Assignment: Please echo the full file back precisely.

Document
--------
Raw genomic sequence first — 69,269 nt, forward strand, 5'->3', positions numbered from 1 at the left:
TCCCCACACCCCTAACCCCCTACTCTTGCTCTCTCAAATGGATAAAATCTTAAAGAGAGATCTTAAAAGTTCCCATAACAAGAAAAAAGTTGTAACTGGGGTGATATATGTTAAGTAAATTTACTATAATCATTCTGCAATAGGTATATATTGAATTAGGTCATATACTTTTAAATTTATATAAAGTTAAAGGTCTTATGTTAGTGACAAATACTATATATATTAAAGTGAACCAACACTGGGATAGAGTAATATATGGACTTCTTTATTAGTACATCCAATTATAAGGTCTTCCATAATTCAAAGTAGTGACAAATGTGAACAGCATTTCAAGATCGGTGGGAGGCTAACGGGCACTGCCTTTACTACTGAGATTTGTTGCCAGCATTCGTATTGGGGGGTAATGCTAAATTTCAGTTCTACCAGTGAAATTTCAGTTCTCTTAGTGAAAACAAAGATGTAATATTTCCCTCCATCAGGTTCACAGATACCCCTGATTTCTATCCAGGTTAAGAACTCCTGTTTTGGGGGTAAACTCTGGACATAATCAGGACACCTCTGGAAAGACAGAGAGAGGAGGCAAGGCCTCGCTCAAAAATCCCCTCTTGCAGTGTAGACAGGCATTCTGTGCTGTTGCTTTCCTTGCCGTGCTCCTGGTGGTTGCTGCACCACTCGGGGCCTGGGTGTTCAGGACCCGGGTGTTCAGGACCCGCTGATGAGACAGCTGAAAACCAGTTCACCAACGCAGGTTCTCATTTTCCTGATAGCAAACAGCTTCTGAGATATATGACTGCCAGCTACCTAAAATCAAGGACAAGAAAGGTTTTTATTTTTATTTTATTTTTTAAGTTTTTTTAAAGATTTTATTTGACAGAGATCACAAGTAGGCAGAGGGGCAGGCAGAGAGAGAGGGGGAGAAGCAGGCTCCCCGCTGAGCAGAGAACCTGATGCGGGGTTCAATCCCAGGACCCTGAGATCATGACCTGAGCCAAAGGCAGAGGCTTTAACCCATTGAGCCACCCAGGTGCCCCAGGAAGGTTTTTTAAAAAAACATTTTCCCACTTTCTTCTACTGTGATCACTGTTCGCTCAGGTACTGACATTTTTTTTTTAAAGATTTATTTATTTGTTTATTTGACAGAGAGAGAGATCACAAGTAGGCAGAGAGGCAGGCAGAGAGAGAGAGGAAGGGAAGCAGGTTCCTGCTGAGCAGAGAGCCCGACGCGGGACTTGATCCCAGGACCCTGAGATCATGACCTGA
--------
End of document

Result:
Raw genomic sequence first — 69,269 nt, forward strand, 5'->3', positions numbered from 1 at the left:
TCCCCACACCCCTAACCCCCTACTCTTGCTCTCTCAAATGGATAAAATCTTAAAGAGAGATCTTAAAAGTTCCCATAACAAGAAAAAAGTTGTAACTGGGGTGATATATGTTAAGTAAATTTACTATAATCATTCTGCAATAGGTATATATTGAATTAGGTCATATACTTTTAAATTTATATAAAGTTAAAGGTCTTATGTTAGTGACAAATACTATATATATTAAAGTGAACCAACACTGGGATAGAGTAATATATGGACTTCTTTATTAGTACATCCAATTATAAGGTCTTCCATAATTCAAAGTAGTGACAAATGTGAACAGCATTTCAAGATCGGTGGGAGGCTAACGGGCACTGCCTTTACTACTGAGATTTGTTGCCAGCATTCGTATTGGGGGGTAATGCTAAATTTCAGTTCTACCAGTGAAATTTCAGTTCTCTTAGTGAAAACAAAGATGTAATATTTCCCTCCATCAGGTTCACAGATACCCCTGATTTCTATCCAGGTTAAGAACTCCTGTTTTGGGGGTAAACTCTGGACATAATCAGGACACCTCTGGAAAGACAGAGAGAGGAGGCAAGGCCTCGCTCAAAAATCCCCTCTTGCAGTGTAGACAGGCATTCTGTGCTGTTGCTTTCCTTGCCGTGCTCCTGGTGGTTGCTGCACCACTCGGGGCCTGGGTGTTCAGGACCCGGGTGTTCAGGACCCGCTGATGAGACAGCTGAAAACCAGTTCACCAACGCAGGTTCTCATTTTCCTGATAGCAAACAGCTTCTGAGATATATGACTGCCAGCTACCTAAAATCAAGGACAAGAAAGGTTTTTATTTTTATTTTATTTTTTAAGTTTTTTTAAAGATTTTATTTGACAGAGATCACAAGTAGGCAGAGGGGCAGGCAGAGAGAGAGGGGGAGAAGCAGGCTCCCCGCTGAGCAGAGAACCTGATGCGGGGTTCAATCCCAGGACCCTGAGATCATGACCTGAGCCAAAGGCAGAGGCTTTAACCCATTGAGCCACCCAGGTGCCCCAGGAAGGTTTTTTAAAAAAACATTTTCCCACTTTCTTCTACTGTGATCACTGTTCGCTCAGGTACTGACATTTTTTTTTTAAAGATTTATTTATTTGTTTATTTGACAGAGAGAGAGATCACAAGTAGGCAGAGAGGCAGGCAGAGAGAGAGAGGAAGGGAAGCAGGTTCCTGCTGAGCAGAGAGCCCGACGCGGGACTTGATCCCAGGACCCTGAGATCATGACCTGA